In early May I discovered a book on the shelf at the Bridge Inn in Conwy, entitled Walk in the Beautiful Conwy Valley by Ralph Maddern. It is a wonderfully written book, with an inspiring enthusiasm for the landscape and culture of the valley: at whose head I was currently nursing a pint, while overlooking the castle.The book was illustrated with pen and ink sketches, which not only provided a fun insight into the concerns and imaginations of the author and illustrator, but also no doubt kept production costs down. I suspect that photos, even black and white ones my have been prohibitively expensive with the technology available in 1970 for such a small run book. Viewed through a 2017 lens where photos are two a penny the book almost seems better by their absence.
Hidden amoung these sketches and maps was a simple diagram outlining the Afon (River) Conwy and its major tributaries. I have lived near this river for a large part of my life and have never seen it described so clearly. As a result of this inspiration, and possibly the fine locally brewed ale I was supping I decided to run a section of each of these tributaries over the next few months.
There has been a River Conwy for millennia. The valley floor has been made rich and fertile by the deposits left behind by the retreating ice sheets of the Pleistocene era, but the river and the valley were forming long before then. Way before the ice came that water had already found a natural line of weakness between the Silurian bedrock to the east and the older, harder Cambrian rocks found to the west.
There is still evidence of Stone Age settlements in the hills and a written history dating back to the Roman settlement of Britain. Salmon and Sea Trout can still be found in its waters and in 1991 Elizabeth II opened a tunnel crossing under the estuary.
We stand in the narrowest slice of time trying to find context in a framework which in itself is still altogether insignificant in the massive arch of geological chronology.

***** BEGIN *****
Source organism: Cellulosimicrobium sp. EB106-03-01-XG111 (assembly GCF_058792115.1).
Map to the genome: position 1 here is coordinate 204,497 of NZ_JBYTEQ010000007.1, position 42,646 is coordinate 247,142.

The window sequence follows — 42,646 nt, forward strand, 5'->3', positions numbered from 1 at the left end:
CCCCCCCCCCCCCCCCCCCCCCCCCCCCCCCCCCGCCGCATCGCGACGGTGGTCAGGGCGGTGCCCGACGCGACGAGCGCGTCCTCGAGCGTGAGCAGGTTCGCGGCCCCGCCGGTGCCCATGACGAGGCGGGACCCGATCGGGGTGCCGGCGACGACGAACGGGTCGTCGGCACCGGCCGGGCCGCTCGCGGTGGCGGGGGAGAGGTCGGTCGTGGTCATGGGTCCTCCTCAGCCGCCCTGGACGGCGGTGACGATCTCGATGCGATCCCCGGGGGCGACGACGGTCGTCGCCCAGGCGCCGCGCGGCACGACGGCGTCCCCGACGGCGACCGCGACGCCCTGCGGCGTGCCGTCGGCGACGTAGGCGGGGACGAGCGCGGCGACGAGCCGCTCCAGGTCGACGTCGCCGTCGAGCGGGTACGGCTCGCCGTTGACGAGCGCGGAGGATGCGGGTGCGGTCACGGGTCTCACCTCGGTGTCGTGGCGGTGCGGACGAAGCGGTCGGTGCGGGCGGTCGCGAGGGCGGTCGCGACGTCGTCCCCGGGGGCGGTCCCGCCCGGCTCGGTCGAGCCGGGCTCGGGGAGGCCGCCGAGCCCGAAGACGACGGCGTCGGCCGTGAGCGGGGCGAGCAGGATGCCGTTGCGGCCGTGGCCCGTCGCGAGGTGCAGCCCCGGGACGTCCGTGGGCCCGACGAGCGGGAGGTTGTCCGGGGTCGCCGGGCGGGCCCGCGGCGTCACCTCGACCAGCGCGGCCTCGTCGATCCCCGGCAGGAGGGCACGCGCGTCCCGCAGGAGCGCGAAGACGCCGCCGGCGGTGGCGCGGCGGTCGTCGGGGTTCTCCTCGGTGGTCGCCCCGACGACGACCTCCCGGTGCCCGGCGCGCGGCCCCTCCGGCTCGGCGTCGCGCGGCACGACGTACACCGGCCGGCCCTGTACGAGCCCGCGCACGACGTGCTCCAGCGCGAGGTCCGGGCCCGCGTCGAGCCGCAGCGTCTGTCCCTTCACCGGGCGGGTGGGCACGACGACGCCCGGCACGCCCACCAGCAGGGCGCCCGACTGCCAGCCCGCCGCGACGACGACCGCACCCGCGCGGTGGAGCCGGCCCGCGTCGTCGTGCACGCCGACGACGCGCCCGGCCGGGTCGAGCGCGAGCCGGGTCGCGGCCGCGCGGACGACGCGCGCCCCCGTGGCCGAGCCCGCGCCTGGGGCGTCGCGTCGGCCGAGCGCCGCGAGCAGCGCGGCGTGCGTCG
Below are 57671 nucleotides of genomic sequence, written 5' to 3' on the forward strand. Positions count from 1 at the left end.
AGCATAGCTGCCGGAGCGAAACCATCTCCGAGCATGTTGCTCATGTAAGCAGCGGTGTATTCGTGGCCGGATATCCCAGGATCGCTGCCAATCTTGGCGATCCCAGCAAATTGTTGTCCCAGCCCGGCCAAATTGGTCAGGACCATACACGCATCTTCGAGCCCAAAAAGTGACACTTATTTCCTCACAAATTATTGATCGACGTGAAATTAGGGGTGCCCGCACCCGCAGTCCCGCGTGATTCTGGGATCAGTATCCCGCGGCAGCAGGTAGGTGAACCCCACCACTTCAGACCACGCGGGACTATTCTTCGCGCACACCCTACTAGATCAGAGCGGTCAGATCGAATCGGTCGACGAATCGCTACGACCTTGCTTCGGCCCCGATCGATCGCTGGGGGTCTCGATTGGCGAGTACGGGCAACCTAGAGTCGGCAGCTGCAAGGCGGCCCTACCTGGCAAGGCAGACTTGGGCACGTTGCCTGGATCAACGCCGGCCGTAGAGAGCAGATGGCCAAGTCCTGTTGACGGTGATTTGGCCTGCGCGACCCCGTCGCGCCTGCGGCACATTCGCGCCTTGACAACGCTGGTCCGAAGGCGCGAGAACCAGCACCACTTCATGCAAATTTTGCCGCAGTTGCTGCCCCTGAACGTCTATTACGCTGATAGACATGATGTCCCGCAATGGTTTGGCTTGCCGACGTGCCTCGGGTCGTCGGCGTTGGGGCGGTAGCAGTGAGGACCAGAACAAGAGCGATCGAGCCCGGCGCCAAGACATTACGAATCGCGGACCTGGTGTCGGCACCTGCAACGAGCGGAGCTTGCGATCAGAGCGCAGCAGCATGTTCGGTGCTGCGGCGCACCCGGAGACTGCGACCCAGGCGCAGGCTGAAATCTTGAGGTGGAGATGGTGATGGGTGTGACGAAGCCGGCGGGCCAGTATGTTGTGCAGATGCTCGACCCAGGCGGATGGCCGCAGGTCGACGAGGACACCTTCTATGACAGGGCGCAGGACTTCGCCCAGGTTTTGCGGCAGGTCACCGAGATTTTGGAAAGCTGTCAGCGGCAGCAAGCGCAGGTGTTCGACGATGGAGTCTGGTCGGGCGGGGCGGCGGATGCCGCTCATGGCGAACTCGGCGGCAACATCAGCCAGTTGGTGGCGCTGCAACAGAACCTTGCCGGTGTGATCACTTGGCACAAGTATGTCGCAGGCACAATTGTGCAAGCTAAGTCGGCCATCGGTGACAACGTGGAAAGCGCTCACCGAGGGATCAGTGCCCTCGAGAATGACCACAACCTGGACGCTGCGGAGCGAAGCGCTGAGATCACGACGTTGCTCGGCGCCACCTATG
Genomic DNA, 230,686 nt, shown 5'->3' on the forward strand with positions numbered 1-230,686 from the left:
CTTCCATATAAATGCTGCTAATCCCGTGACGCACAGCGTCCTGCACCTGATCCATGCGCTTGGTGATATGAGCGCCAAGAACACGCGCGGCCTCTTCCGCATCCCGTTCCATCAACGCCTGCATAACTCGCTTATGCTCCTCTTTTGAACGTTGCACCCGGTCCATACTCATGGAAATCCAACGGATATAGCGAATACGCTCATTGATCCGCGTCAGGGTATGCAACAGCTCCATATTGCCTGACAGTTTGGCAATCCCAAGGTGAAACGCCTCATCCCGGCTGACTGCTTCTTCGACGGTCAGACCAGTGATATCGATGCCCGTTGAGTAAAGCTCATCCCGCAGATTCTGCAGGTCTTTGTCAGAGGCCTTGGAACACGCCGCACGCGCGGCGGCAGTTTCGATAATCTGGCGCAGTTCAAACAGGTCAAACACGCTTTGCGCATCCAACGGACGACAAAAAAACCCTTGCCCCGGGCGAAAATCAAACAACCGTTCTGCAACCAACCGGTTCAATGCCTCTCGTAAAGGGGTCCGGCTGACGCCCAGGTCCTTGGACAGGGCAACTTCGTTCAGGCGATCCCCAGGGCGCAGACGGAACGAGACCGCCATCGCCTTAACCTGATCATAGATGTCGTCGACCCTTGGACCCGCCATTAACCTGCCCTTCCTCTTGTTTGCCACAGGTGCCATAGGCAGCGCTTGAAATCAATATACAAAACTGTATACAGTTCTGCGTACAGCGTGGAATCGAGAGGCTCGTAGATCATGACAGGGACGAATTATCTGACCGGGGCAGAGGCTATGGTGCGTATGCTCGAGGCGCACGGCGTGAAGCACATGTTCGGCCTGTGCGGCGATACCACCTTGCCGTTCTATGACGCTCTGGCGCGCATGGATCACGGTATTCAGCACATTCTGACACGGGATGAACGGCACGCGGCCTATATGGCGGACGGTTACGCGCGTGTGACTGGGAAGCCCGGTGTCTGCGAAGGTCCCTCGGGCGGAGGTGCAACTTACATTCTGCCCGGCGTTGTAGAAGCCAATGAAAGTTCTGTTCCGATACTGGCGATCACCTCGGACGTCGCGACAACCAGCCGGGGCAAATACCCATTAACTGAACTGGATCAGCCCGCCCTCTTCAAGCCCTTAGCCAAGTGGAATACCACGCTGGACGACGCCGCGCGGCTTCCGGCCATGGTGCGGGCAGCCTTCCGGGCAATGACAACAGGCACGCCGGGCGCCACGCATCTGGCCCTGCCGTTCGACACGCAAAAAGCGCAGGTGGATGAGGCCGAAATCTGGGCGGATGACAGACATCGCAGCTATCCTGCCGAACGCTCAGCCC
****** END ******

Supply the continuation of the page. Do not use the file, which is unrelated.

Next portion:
On the next sunny day I took a few minutes out and sat on the roof where there was space to layout the gargantuan and iconic paper map that is OL17 Snowdon and Conwy Valley along with a pen and paper and a cup of tea. I would try to tick off the 9 different tributaries and something from the main river itself as an ongoing sub project to running at least a mile everyday this year. There would only be a few rules:
- I would have to try and run as close to the course of the river as possible gullies and bramble bushes etc. permitting for at least 1/2 mile before looping around to make a minimum 1 mile run.
- I would have to physically make contact with the water at least once per run. The ceremonial sploshing of a digit would be preferable to accidental full body immersion!
- Only 1 river per day, no binge-ing.
- Avoid specific trips out to locations, try to make it fit in with another reason for going to that area, in order to save on time and petrol, also see rule 3.
- Complete the challenge before 31/12/17.
- Avoid mosquitoes if at all possible.
So today, I have ticked off the Afon Roe as the first while en-route with work. It’s a lovely little part of the river going through sheep fields under overhanging trees along the bank. In-spite of my running along beside the river it was magical to see a heron, lofting its way along the stream while the mayflies convened below. Although evidence of human intervention was visible throughout the landscape, from the subtle inferences of grazed land through to the more obviously tended trees and pylons; it was refreshing not to meet a soul on this brief excursion. The opportunity to let my mind range out, from this stream, across a valley into a landscape; washing like a wave, up to the mountains and down to the sea with a refreshed understanding of it, and its time and the creatures upon it. It was very special.
I’m running a mile each day everyday for 2017. If you feel you can sponsor me please do, as all the money raised will go to the Cleft Lip & Palate Association (CLAPA) who provide services all across the UK to support people affected by it.
Distance: 1726.4 meters recorded
(1 mile = 1609.34 m.)
Thanks as ever for all the support!